Deborah Yaffe

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By Deborah Yaffe, Jul 20 2017 01:00PM

There are many things I would be willing to do to secure the future of Chawton House Library, one of the Austen world’s great treasures. Starring in my very own wet-shirt-Darcy video is not among those things.


The library's future is in some doubt because, as blog readers will recall, Sandy Lerner -- the Silicon Valley gazillionaire who bought and renovated Chawton House, and whom I profiled in Among the Janeites – decided last year to end her continuing financial support after 2017.


That’s left a major fundraising challenge for Chawton House, which hosts researchers and sponsors scholarly conferences revolving around its priceless collection of early English writing by women.


To coincide with this week’s bicentenary of Austen’s death, the library unveiled a new fundraising website laying out some of the details: A looming sixty-five percent budget gap. An “urgent, large-scale funding campaign.” And -- yes -- a slightly kooky ice-bucket-ish challenge, #TheDarcyLook, wherein participants post a video of their white-shirted selves being doused with water, text a £3 donation to the library, and nominate three friends to do the same.


That particular sugggestion seems to be aimed at male donors; I suppose Chawton House thought it might look a bit strange for an institution dedicated to Austen, that supposed doyenne of female propriety, to instigate a wet-T-shirt contest for women. Even so, I'm not sure about this one -- and I had barely glanced in my husband's direction before he pre-emptively announced his refusal -- but, then, I didn't do the original ice bucket challenge, either. Maybe those Austen-loving kids will be into it?


Chawton House Library has grand plans to expand its facilities beyond the main house, where Austen’s older brother Edward lived and where Austen herself visited often. The vision: “A more recognised, commercially viable destination” offering “larger and more extensive visitor facilities and providing an enhanced experience of the Chawton estate.”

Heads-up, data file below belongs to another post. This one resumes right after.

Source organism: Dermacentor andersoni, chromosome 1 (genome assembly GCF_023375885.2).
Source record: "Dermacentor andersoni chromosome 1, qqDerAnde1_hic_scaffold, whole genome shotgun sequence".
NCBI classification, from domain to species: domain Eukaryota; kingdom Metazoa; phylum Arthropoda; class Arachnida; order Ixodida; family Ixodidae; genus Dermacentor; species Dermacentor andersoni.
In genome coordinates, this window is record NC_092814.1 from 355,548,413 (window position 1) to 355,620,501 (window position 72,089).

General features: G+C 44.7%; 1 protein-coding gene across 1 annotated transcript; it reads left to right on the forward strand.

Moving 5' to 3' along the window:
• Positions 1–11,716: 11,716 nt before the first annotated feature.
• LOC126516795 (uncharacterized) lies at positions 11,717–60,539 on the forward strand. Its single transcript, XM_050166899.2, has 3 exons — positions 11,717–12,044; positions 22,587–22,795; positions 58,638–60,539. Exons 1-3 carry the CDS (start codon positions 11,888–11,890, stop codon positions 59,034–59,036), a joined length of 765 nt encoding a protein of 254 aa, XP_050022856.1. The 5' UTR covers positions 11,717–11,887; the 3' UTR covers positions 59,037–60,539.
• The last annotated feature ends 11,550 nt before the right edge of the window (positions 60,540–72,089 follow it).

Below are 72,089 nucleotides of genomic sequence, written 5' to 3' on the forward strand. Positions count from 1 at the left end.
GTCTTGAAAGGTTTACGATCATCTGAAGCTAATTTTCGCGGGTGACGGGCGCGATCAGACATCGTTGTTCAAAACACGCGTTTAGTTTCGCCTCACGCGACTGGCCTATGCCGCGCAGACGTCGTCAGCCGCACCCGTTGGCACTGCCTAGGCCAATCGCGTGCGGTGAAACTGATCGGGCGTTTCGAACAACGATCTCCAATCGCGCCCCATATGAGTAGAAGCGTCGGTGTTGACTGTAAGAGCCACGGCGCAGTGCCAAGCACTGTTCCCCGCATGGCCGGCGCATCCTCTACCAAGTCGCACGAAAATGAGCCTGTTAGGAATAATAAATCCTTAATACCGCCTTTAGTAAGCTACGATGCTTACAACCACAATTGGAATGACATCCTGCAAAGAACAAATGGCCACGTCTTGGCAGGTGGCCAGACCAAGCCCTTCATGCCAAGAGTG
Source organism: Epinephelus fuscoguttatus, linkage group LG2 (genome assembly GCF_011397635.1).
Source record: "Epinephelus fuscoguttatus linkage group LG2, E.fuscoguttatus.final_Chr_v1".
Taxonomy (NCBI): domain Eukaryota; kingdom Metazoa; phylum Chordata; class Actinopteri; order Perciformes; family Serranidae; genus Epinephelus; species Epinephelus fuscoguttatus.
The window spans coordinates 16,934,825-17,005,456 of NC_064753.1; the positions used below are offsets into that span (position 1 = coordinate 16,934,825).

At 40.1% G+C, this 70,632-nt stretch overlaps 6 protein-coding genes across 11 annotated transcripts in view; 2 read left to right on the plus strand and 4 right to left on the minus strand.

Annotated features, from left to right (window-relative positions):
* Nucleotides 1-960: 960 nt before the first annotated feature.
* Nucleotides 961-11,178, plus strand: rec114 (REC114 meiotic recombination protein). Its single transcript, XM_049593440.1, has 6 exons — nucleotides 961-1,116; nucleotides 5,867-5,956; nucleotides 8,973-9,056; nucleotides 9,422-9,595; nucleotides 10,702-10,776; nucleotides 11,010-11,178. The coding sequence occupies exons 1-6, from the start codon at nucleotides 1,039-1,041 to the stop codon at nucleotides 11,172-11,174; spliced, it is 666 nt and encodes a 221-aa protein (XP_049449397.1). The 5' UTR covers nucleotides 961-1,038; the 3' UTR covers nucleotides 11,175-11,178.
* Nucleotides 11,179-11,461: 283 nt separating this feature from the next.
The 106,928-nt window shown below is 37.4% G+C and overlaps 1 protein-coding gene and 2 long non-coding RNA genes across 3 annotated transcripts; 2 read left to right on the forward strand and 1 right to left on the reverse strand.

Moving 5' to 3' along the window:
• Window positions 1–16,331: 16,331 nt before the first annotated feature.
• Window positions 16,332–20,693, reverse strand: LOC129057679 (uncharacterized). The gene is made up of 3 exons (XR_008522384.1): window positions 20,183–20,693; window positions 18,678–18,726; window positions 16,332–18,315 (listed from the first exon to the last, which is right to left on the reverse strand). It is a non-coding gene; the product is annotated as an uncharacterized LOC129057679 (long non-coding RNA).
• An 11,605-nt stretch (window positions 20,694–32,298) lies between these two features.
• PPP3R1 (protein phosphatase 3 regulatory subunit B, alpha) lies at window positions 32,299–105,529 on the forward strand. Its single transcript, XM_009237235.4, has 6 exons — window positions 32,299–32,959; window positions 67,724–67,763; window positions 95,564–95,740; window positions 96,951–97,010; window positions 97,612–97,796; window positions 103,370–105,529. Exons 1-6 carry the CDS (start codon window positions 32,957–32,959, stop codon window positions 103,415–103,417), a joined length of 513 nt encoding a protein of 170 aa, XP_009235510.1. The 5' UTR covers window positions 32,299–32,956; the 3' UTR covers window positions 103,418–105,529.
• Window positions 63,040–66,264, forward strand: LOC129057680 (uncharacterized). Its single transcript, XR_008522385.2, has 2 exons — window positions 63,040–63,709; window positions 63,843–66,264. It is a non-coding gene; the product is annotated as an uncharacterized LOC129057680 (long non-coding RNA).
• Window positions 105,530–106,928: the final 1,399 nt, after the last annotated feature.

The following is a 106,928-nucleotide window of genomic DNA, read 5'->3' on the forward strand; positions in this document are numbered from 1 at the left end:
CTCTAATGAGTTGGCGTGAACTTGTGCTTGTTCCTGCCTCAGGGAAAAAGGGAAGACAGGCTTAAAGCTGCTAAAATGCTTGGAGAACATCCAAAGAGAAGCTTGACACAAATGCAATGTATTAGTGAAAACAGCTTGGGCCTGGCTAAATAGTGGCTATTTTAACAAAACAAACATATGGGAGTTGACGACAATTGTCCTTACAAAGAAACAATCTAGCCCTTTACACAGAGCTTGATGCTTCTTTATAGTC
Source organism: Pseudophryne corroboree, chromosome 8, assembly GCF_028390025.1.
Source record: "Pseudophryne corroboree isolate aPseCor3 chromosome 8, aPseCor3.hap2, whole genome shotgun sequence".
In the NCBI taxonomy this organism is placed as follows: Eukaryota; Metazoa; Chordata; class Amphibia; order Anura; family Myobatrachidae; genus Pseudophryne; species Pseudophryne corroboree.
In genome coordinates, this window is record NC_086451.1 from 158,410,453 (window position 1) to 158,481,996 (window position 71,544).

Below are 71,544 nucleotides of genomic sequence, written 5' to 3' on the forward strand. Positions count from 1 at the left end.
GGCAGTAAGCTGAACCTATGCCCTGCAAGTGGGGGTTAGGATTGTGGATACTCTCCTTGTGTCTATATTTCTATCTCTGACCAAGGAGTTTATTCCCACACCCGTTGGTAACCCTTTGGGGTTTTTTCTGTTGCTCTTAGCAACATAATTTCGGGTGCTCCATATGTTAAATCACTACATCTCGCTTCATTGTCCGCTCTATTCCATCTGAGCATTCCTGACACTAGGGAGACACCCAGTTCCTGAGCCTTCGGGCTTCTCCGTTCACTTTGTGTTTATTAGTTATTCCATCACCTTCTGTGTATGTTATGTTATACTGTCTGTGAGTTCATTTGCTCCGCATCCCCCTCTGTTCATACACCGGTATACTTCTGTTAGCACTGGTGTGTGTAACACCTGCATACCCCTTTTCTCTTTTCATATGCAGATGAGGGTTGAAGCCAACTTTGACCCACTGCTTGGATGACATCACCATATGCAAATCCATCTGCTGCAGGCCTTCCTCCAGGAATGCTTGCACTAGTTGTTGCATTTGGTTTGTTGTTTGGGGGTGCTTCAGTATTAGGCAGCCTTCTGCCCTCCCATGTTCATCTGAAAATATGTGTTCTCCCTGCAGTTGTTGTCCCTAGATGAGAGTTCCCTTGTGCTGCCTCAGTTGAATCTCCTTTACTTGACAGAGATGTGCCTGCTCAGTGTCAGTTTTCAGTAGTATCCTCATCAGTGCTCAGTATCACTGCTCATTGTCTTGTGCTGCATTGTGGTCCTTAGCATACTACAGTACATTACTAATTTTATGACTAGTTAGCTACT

Presumably, that would mean close collaboration with Jane Austen’s House Museum, housed down the road in beloved Chawton Cottage, where Austen lived for the last eight years of her life and wrote or revised all six of her finished novels.


A unified, enhanced Chawton site, with everything from Austen relics to rare books – and, presumably, enhanced gift shops as well -- sounds like a magnet for Janeite tourism. But only if we Janeites, wet and dry, come up with the money to keep Lerner's visionary creation alive.



By Deborah Yaffe, Jul 13 2017 01:00PM

For visitors to Jane Austen’s House Museum -- aka Chawton cottage -- where Austen spent the last eight years of her life and wrote or revised all her finished novels, the memorial plaque that hangs beside the building’s original front door is a touching testimonial to Janeite devotion.


“Jane Austen lived here from 1809-1817 and hence all her works were sent into the world,” the lettering reads. “Her admirers in this country and in America have united to erect this tablet. Such art as hers can never grow old.”


As we prepare to commemorate next Tuesday’s bicentennial of Austen’s death, turns out that this plaque is marking its own important anniversary: It was erected exactly one hundred years ago, on the centennial of Austen’s death.